Notes On Mark’s Gospel (66)

“On Your Mark”

The way, the truth and the life!
The way, the truth and the life!

Grace Without Measure (Chapter 8 Verses 1-13)

The incident recorded here is an entirely different one to that in John’s gospel (John 6.1-15). It certainly teaches no less, but it is a different one. After three days of being with Jesus and his disciples (vv1-3), the Lord expresses his compassion for the people. We are taught surely at the very least to care for those who are physically hungry. But it raised a question (v4), how? Of course there is not the same anxiety with the disciples as there was with the other, a similar miracle. They have learned something since then. The thing they are to note and learn here is the Lord’s compassion, and because of the repetition of the miracle that Jesus is always able to provide, and to sustain life (vv5-6). Again the primary concern of Jesus in teaching these men, and preparing them for the future is seen.

As Jesus breaks the bread and it is distributed there is always more to give (vv7-8). The resources of the Lord Jesus are never exhausted, he has and gives life abundantly (John 6.33, 35; 10.10). And Jesus is always bidding us to come to him (John 6.35), to feed upon him and find true satisfaction, it can be found nowhere else. When once life is given it goes on and on, it has no end. But the life Jesus gives, spiritual, eternal life, knows no hunger, no thirst as long as we keep coming back to him, the Bread of life, and feed upon him. It can only be spoiled, or adversely affected by unbelief. Of course that does not exclude further desire for spiritual things, for a deeper relation with God. Paul prays for such for the Ephesian believers (Ephesians 1.15-17). The saying of Paul is true with regards to the Jews (vv11-13; 1Corinthians 1.22). This is the same temptation Jesus faced in the desert with Satan (Luke 4.1-10), and faced over and over, to perform some kind of miracle in order to prove his Divine Son-ship. He refuses to yield to the temptation each time. These people delude themselves, they think that further miracles would bring them to the submission of faith, but it would not. The greatest and highest reach of faith is to stand upon and take God at his word, there is no greater faith. The provision of miracles is an accommodation to weakness. If God has said it, it is enough. The request of these men springs from unbelief, which always finds some excuse to cast off the truth. Jesus will have no truck with it (v12). He always turns his back on unbelief (v13). Trust him, believe!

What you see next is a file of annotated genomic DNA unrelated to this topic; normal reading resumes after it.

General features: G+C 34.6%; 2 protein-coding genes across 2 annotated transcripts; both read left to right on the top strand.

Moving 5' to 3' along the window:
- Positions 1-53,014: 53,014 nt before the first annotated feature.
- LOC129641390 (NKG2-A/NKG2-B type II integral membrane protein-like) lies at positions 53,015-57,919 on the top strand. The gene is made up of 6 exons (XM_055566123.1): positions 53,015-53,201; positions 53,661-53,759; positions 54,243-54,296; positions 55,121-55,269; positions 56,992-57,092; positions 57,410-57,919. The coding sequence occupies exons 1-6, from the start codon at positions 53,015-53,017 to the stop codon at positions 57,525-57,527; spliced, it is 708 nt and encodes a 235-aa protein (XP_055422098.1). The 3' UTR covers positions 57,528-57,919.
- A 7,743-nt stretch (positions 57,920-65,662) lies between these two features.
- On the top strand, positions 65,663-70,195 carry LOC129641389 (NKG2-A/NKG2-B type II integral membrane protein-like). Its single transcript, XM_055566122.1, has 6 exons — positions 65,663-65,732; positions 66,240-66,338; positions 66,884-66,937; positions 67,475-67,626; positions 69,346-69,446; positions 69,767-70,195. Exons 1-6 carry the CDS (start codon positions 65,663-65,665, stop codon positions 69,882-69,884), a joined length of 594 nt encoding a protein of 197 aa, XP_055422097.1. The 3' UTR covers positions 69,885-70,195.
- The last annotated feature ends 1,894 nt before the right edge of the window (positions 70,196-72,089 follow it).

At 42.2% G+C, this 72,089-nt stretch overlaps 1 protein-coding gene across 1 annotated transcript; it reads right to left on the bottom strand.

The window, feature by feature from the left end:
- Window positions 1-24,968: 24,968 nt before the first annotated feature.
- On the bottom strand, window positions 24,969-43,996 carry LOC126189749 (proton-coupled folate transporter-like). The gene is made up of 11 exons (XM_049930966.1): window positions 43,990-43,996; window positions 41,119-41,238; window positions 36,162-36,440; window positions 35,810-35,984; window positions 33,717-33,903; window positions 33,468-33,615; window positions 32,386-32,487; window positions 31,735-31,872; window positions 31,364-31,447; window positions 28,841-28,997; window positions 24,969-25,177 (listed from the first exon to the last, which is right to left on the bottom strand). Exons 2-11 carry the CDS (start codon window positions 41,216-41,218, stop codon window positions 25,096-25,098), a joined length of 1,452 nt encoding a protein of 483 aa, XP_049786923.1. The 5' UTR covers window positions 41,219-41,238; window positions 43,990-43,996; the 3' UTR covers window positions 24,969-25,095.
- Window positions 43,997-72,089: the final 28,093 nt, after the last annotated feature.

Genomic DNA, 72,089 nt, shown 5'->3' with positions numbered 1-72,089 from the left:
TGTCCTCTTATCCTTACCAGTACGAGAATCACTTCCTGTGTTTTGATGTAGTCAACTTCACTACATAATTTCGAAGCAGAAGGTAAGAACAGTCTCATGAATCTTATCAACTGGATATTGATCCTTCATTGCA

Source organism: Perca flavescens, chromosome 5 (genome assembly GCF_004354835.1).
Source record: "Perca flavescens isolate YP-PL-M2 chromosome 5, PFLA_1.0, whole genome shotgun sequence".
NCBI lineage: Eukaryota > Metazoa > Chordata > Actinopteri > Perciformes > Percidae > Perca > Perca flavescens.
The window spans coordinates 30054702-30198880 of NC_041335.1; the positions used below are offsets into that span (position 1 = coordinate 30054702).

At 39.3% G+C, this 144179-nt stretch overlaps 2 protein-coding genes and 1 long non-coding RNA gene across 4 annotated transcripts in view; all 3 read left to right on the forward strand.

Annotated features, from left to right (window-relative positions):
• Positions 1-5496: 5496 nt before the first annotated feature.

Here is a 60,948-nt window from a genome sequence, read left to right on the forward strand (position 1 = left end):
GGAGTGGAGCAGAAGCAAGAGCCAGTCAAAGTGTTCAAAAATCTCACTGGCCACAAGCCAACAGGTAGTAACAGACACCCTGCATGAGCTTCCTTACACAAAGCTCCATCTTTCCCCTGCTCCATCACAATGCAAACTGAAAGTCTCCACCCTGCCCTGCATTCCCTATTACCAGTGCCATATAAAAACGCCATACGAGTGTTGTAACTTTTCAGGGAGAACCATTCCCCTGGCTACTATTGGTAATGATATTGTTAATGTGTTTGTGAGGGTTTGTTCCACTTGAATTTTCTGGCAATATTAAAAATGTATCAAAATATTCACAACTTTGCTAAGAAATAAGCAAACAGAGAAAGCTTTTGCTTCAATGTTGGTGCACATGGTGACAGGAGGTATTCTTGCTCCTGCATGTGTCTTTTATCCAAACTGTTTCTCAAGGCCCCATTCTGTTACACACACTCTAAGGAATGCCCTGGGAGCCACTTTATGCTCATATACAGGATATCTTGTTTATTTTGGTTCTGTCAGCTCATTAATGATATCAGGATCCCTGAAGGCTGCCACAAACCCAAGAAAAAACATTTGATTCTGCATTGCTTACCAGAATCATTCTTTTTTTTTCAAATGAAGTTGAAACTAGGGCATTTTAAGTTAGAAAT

(© James R Hamilton, written September, 1996)

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